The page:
Faulkner seeks to represent in his fiction the decaying fabric of a whole culture, but only through the mental reality of his characters, for like other modernists (and unlike the proletarian novelists), he assumes that objects, people, and events do not submit themselves to bur unmediated knowledge but must necessarily be known in the multiple versions of the different minds that construe them, that constantly reinvent them. Here, for example, is how Quentin Compson in Absalom, Absalom! imagines the Sutpen mansion in 1865, just as the half-brothers Charles and Henry, back from the war, one bent on matrimony and the other on fratricide, are about to meet before its gate:
Inside the gate what was once a park now spread, unkempt, in shaggy desolation, with an air dreamy, remote and aghast like the unshaven face of a man just waking from ether, up to a huge house where a young girl waited in a wedding dress made from stolen scraps, the house partaking of the air of scaling desolation, not having suffered from invasion but a shell marooned and forgotten in a backwater of catastrophe—a skeleton giving of itself in slow driblets of furniture and carpet, linen and silver, to help to die the torn and anguished men who knew, even while dying, that for months now the sacrifice and the anguish were in vain.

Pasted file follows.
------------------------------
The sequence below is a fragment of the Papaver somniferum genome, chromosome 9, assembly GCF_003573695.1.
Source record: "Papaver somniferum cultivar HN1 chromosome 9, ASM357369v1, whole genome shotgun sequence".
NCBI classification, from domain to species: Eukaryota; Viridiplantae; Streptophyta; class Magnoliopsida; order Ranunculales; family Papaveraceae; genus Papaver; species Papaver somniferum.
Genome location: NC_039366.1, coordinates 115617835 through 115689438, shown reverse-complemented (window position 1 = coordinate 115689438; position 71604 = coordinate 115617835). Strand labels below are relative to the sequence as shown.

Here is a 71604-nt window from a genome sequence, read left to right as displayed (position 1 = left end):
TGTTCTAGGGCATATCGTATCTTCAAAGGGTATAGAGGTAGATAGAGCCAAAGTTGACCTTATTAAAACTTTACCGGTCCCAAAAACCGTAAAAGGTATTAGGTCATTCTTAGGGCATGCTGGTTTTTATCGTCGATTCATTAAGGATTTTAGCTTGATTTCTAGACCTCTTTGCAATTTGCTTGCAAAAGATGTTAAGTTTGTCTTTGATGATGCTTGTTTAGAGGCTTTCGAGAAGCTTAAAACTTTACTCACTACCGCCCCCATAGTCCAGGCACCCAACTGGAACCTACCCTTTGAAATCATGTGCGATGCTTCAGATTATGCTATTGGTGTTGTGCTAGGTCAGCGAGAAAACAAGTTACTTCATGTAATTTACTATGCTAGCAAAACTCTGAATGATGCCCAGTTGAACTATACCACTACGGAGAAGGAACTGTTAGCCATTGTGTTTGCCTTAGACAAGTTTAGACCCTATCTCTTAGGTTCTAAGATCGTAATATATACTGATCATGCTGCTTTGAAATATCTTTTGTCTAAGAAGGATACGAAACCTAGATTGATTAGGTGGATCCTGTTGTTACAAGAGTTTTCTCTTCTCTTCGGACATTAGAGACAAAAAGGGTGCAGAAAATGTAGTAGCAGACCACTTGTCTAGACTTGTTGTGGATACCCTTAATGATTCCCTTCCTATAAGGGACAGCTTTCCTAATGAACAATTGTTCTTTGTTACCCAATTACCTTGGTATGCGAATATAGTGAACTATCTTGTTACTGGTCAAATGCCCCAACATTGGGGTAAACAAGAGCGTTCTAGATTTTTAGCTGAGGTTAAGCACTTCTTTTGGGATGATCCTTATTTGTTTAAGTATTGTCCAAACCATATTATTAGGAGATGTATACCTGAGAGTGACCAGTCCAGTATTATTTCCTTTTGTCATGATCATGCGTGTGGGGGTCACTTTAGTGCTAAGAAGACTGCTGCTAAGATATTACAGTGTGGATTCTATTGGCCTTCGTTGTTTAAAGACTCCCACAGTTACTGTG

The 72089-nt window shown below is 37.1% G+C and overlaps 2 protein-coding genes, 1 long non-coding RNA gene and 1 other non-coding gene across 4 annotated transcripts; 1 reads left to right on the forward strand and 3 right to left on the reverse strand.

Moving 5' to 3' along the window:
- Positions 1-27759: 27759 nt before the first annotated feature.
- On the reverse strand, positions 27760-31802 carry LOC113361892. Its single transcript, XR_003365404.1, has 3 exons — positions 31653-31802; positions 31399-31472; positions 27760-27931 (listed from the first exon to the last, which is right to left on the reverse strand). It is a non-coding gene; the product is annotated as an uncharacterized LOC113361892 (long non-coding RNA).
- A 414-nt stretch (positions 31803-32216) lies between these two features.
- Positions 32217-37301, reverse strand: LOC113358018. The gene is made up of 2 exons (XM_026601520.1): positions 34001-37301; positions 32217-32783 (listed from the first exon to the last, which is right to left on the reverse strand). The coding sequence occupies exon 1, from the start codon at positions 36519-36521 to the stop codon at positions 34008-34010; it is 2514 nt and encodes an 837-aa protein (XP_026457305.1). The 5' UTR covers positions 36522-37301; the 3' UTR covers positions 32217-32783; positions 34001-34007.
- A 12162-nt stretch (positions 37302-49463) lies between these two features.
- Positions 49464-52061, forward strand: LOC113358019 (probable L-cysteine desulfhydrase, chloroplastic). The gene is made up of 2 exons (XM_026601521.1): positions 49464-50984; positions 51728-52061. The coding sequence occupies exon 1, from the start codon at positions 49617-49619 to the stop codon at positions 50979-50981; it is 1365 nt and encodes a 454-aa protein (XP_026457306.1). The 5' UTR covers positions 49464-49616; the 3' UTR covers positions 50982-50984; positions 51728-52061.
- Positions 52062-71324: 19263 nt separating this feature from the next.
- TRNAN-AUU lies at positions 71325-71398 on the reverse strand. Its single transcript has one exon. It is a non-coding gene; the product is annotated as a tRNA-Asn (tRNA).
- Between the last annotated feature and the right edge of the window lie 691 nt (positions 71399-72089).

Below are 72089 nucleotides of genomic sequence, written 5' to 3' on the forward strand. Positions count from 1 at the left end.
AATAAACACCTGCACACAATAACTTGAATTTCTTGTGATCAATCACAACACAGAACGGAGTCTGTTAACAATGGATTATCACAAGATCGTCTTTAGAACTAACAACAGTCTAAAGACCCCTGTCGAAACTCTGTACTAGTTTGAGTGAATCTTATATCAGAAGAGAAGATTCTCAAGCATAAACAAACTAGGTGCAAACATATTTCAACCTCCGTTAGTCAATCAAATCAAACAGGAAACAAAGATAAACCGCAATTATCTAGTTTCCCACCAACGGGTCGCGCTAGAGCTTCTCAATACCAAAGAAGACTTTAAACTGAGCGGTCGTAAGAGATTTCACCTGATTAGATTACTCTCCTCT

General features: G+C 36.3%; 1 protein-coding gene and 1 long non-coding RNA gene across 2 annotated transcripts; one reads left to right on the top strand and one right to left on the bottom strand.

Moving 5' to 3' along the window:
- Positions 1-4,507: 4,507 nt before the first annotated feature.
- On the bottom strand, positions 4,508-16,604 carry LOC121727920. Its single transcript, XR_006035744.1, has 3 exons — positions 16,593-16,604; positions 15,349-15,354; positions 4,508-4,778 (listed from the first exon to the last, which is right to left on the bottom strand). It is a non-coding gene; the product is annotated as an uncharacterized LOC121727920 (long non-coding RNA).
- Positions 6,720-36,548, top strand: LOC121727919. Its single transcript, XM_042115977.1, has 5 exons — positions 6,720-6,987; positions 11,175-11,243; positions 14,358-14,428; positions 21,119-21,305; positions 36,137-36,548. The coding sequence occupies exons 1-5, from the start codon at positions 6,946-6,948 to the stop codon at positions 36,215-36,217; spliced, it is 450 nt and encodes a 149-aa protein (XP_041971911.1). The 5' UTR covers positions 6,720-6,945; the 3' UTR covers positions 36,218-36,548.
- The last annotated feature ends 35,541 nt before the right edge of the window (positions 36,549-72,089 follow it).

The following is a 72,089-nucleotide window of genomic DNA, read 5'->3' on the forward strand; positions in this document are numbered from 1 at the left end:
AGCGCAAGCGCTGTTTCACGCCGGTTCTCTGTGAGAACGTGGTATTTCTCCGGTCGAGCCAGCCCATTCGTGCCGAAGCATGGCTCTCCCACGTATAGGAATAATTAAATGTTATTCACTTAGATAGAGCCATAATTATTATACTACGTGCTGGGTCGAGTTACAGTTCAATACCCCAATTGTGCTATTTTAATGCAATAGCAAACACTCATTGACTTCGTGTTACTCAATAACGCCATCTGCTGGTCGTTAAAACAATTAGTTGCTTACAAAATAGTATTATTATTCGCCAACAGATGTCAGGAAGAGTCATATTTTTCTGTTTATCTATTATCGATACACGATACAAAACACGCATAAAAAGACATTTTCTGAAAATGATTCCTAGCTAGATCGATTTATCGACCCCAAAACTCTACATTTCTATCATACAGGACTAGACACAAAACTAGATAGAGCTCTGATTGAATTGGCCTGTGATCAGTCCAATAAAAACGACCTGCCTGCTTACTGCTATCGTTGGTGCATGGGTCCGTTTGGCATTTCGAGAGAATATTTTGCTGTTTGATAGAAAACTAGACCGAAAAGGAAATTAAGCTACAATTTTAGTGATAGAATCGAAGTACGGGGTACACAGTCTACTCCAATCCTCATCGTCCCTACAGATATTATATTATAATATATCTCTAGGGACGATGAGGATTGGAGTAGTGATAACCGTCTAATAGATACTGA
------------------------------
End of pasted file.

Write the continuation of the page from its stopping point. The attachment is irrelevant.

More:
As in many major novels, mimesis and memory are interfused, the object of representation seen under the aspect of a certain destiny, through the warp of a highly particularized dimension of time. The passage is all one sinuous, breathless sentence, down to the perfect concluding cadence of “were in vain,” which resolves the meaning of the whole evocation. An uninhibited figurative imagination, akin to the macabre 17th-century wit of Donne and Sir Thomas Browne, discovers the reality of the imagined object from line to line by translating it into metaphor: the dreamy unshaven face of a man waking from ether, a marooned ship, a cannibalized skeleton. It was no doubt with such passages in mind that Malcolm Cowley, writing in 1940, objected to Faulkner’s creating “allegorical melodramas dressed up with stormy but second-rate romantic poetry.” (By 1946, Cowley would play an important role as editor of the Viking Portable Faulkner in consolidating the reputation of the Southern novelist, but at the end of this decade of Marxist criticism, he was still insisting—the occasion was a review of The Hamlet— that only Faulkner’s “daylight” fiction could command any respect, and that Sanctuary was Faulkner’s best novel.)